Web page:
IRS Additional Guidance Addresses COBRA Assistance Under ARPA
In Notice 2021-46, the IRS recently issued additional guidance on the COBRA premium assistance provisions of the American Rescue Plan Act (ARPA).
Under the ARPA, a 100% COBRA premium subsidy and additional COBRA enrollment rights are available to certain assistance eligible individuals (AEIs) during the period beginning on April 1, 2021, and ending on September 30, 2021 (the Subsidy Period).
If your business is required to offer COBRA coverage, it’s important to mind the details of the subsidies and a related tax credit. Here are some highlights of the additional guidance:
Extended coverage periods. An AEI whose original qualifying event was a reduction of hours or involuntary termination is generally eligible for the subsidy to the extent the extended COBRA coverage falls within the Subsidy Period. The AEI must be entitled to the extended coverage because of a:
- Disability determination,
- Second qualifying event, or
- Extension under a state mini-COBRA law.
This is true even if the AEI didn’t notify the plan of the intent to elect extended COBRA coverage before the start of the Subsidy Period — for example, because of the Outbreak Period deadline extensions.
End of Subsidy Period. The subsidy ends when an AEI becomes eligible for coverage under any other disqualifying group health plan coverage or Medicare — even if the other coverage doesn’t include the same benefits provided by the previously elected COBRA coverage.
For example, though Medicare generally doesn’t provide vision or dental coverage, the subsidy for an AEI’s dental-only or vision-only COBRA coverage ends if the AEI becomes eligible for Medicare.
Comparable state continuation coverage. A state program that provides continuation coverage comparable to federal COBRA qualifies AEIs for the subsidy even if the state program covers only a subset of state residents (such as employees of a state or local government unit).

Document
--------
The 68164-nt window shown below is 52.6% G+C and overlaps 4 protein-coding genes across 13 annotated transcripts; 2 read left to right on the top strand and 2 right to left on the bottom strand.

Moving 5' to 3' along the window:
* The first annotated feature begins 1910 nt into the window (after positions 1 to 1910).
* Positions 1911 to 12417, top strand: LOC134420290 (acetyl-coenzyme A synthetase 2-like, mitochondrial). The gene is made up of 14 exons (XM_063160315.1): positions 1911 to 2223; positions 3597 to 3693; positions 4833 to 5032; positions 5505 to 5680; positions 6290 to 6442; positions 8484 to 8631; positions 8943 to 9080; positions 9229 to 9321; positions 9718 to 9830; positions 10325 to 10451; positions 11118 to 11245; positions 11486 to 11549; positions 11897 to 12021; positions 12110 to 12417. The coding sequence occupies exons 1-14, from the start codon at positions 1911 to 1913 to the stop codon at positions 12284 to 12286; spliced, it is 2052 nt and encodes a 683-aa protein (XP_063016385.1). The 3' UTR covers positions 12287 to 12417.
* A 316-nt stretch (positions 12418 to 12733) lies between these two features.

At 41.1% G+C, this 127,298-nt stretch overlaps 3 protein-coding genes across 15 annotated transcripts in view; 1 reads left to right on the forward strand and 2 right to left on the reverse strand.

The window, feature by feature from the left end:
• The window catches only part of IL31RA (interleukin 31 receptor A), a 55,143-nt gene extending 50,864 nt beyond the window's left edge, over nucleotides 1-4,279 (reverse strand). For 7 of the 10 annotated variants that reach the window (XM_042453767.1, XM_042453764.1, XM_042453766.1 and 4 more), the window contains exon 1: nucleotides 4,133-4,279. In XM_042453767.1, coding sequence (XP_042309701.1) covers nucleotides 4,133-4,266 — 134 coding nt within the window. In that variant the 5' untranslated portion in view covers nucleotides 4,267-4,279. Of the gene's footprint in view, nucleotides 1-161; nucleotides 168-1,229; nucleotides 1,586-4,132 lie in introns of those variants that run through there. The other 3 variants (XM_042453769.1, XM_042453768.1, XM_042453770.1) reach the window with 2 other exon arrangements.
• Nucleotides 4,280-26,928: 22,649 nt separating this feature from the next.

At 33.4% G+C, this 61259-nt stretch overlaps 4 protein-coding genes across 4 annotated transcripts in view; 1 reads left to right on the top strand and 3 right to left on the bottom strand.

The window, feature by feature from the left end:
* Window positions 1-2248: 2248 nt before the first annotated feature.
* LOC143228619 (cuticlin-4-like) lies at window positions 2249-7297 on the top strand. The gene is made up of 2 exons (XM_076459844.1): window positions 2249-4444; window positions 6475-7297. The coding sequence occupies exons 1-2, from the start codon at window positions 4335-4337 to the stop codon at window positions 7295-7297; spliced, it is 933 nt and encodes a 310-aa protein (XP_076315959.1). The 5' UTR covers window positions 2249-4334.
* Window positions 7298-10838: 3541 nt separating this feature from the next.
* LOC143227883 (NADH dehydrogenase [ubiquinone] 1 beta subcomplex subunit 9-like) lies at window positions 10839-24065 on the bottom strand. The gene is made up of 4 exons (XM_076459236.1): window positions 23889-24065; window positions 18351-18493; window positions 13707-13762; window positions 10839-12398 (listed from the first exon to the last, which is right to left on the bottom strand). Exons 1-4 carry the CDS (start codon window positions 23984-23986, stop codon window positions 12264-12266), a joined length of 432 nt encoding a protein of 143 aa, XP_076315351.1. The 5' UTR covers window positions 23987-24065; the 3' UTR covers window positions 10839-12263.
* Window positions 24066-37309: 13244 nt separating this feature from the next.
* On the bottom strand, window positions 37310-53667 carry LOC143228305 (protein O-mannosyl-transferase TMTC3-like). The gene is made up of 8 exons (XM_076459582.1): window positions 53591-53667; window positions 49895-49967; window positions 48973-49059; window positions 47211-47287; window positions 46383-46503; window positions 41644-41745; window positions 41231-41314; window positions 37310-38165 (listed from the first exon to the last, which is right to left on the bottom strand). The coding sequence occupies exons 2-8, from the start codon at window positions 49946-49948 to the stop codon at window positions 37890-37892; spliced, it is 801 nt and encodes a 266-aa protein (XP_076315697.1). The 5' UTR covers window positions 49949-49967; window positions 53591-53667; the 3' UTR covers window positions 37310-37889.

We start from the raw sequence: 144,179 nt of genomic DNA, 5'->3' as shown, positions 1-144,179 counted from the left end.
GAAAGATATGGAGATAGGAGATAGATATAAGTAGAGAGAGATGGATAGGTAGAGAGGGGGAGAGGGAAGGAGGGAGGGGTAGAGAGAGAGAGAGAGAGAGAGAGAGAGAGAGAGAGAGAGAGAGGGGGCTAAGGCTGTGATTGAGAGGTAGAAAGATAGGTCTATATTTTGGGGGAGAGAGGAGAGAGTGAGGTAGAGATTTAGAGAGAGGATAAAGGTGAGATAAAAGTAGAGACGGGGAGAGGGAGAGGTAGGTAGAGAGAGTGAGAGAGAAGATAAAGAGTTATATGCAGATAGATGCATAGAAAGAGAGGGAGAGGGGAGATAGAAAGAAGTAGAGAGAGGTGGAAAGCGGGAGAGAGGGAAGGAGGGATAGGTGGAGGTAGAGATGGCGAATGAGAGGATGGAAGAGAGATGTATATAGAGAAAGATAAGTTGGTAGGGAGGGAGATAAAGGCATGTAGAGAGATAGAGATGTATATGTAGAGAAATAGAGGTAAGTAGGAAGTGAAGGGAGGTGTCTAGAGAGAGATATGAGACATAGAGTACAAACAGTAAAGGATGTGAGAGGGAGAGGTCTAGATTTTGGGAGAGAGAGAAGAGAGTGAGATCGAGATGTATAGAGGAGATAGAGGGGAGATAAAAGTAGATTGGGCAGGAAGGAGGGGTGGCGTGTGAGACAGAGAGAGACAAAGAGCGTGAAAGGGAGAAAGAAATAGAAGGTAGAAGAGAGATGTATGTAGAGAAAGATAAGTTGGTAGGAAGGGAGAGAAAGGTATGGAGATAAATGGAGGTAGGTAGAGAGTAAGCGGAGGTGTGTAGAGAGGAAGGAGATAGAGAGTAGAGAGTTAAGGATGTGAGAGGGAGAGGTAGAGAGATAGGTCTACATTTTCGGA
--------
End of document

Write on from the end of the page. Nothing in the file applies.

Claiming the credit. Under most circumstances, an AEI’s current or former common-law employer (depending on whether the AEI had a reduction of hours or an involuntary termination) is the entity that’s eligible to claim the tax credit for providing the subsidy. If a plan (other than a multiemployer plan) covers employees of two or more controlled group members, each common-law employer in the group is entitled to claim the credit with respect to its current or former employees.
Guidance on claiming the credit is also provided for Multiple Employer Welfare Arrangements, state employers, entities undergoing business reorganizations, plans that are subject to both federal COBRA and state mini-COBRA, and plans offered through a Small Business Health Options Program.
The ARPA’s COBRA provisions have been in effect for a while now, so your company likely already has procedures in place to provide the subsidy to AEIs and claim the corresponding tax credit. Nevertheless, this guidance offers helpful clarifications.
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